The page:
It’s been 10ish days since I signed consent for the clinical trial.
My tissue sample has been located – I’m picturing miles of grey filing cabinets in a long dank warehouse shrouded in clouds of frigid air – and sent for testing to see if I qualify as a candidate for the trial. Apparently those samples are kept forever. Since so many people are operated on, that’s a whole lot of tissue storage. I should get a response in another 10 days or so although, again, I’m not holding my breath.
In the meantime, something came to mind that my previous oncologist said to me. As if it was a concern for me, she assured me that she’d never give me a drug that hadn’t been trialled, tested, and proven to work in umpteen cases. That’s exactly what I didn’t want! I’m so glad I changed doctors.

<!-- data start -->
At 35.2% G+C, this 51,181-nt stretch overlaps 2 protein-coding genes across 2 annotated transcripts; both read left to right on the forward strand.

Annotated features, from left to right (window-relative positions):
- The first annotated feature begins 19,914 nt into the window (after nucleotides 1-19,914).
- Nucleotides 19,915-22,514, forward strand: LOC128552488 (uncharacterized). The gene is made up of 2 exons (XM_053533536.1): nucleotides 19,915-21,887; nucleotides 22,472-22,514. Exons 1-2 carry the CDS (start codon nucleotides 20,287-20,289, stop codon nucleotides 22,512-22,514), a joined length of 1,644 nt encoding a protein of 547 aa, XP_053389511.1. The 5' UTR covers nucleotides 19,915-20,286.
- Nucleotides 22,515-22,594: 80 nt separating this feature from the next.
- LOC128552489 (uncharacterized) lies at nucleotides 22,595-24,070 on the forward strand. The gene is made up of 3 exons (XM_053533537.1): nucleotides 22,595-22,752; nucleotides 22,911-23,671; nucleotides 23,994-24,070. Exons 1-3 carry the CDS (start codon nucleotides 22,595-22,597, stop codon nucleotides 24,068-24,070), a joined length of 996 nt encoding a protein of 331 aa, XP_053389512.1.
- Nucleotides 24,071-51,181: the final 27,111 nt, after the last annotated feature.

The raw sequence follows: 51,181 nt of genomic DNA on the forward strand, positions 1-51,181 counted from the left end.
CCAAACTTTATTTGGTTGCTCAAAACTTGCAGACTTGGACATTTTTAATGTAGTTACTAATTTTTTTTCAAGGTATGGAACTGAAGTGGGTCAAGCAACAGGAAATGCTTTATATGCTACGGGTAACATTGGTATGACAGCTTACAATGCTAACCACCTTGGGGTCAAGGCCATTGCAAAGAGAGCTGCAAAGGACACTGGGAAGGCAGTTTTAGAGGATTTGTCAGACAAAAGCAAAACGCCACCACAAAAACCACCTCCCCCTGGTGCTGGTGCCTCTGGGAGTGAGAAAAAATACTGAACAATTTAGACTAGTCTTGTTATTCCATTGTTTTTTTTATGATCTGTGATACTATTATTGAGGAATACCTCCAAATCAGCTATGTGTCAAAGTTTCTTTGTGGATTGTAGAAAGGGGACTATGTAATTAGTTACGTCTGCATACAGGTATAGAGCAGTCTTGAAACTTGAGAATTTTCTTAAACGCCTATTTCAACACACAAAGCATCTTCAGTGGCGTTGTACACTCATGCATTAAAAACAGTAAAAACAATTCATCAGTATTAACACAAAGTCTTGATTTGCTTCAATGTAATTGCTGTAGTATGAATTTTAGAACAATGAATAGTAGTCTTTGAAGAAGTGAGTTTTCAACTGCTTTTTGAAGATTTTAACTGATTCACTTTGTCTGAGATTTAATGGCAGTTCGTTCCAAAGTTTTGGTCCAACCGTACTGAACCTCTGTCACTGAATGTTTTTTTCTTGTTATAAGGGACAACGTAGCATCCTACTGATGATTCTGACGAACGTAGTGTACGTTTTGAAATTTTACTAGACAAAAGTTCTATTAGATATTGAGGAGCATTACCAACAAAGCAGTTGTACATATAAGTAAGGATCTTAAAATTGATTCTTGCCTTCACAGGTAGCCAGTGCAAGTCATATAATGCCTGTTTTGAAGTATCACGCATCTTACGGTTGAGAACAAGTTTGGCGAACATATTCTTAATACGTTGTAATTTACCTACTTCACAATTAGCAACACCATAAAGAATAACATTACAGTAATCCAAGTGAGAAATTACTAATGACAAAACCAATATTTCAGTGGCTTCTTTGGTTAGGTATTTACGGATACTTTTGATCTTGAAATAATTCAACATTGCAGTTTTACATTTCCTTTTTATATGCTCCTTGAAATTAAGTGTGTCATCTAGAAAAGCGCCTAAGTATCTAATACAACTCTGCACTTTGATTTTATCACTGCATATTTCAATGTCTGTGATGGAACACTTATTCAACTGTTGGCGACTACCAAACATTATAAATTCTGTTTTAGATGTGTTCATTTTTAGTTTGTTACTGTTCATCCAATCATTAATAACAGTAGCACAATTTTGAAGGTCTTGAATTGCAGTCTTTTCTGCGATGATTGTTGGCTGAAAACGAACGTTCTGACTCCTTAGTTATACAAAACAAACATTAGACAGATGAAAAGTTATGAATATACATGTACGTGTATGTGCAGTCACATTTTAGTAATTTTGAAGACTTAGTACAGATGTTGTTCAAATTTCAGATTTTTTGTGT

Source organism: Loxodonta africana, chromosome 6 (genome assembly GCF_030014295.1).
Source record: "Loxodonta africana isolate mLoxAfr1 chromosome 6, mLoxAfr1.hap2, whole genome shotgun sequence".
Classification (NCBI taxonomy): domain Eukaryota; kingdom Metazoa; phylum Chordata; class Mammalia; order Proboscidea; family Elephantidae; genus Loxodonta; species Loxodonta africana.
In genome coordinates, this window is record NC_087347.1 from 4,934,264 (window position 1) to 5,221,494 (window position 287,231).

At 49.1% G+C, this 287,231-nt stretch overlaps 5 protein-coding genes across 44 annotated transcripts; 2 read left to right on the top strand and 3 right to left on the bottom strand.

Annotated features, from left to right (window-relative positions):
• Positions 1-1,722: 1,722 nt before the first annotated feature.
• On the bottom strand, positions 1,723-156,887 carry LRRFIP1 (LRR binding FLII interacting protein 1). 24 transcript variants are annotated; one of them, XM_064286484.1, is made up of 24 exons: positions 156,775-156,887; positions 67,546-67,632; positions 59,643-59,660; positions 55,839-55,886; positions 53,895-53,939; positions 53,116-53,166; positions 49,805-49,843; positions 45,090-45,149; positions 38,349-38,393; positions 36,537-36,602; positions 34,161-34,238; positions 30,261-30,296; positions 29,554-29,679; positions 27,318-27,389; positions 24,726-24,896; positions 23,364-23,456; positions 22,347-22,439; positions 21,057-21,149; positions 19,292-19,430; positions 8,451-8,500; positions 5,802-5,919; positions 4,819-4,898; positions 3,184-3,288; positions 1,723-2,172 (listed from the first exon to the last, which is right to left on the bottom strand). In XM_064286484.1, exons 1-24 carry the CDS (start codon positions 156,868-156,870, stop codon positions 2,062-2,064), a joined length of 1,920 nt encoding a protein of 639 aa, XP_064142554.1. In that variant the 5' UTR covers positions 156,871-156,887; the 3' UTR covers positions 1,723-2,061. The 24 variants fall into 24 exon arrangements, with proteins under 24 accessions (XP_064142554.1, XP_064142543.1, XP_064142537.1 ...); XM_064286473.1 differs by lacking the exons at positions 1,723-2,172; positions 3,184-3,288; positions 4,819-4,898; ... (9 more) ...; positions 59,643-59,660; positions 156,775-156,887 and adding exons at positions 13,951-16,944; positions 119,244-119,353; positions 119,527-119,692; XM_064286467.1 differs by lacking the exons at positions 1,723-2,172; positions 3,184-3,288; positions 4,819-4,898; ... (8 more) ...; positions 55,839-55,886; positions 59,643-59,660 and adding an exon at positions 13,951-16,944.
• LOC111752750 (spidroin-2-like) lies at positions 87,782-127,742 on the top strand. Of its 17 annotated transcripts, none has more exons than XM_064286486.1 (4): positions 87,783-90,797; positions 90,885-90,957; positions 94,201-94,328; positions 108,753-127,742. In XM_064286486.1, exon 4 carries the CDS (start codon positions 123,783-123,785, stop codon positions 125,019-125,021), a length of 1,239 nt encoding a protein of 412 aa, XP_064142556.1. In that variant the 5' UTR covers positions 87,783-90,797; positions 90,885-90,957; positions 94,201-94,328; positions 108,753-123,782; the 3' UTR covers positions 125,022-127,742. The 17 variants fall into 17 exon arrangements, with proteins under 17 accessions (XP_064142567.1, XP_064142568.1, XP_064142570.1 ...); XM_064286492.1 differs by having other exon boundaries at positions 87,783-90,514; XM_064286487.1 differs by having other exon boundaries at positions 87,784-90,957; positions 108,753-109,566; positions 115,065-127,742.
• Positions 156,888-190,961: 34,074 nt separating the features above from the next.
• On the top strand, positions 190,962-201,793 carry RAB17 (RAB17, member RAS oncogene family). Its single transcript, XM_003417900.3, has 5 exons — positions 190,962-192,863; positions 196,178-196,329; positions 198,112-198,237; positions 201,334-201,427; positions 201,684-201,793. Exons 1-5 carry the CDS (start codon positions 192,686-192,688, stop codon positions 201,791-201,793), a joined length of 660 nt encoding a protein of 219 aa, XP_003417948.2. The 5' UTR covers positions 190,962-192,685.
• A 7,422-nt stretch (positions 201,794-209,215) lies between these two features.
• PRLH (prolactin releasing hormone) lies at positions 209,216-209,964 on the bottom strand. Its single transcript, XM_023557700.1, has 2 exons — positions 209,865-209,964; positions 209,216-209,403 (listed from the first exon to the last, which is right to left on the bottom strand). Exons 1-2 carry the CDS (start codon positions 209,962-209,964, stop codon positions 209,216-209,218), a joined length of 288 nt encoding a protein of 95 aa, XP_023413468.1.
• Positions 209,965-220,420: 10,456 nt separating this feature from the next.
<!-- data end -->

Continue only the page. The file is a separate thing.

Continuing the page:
It just goes to show, though, that everyone’s different. Even though they’re fairly equally qualified (I imagine), they serve very different sets of people. There’s a place for that doctor I inherited 3 years ago – she helps patients who really need her to make strong recommendations for them and to guide them through their process. I don’t need that; I need an advisor to answer my questions (because I don’t have the time or inclination to go study to become a specialist myself) and who’ll let me make my own choices – like choosing a semi-proven immunotherapy.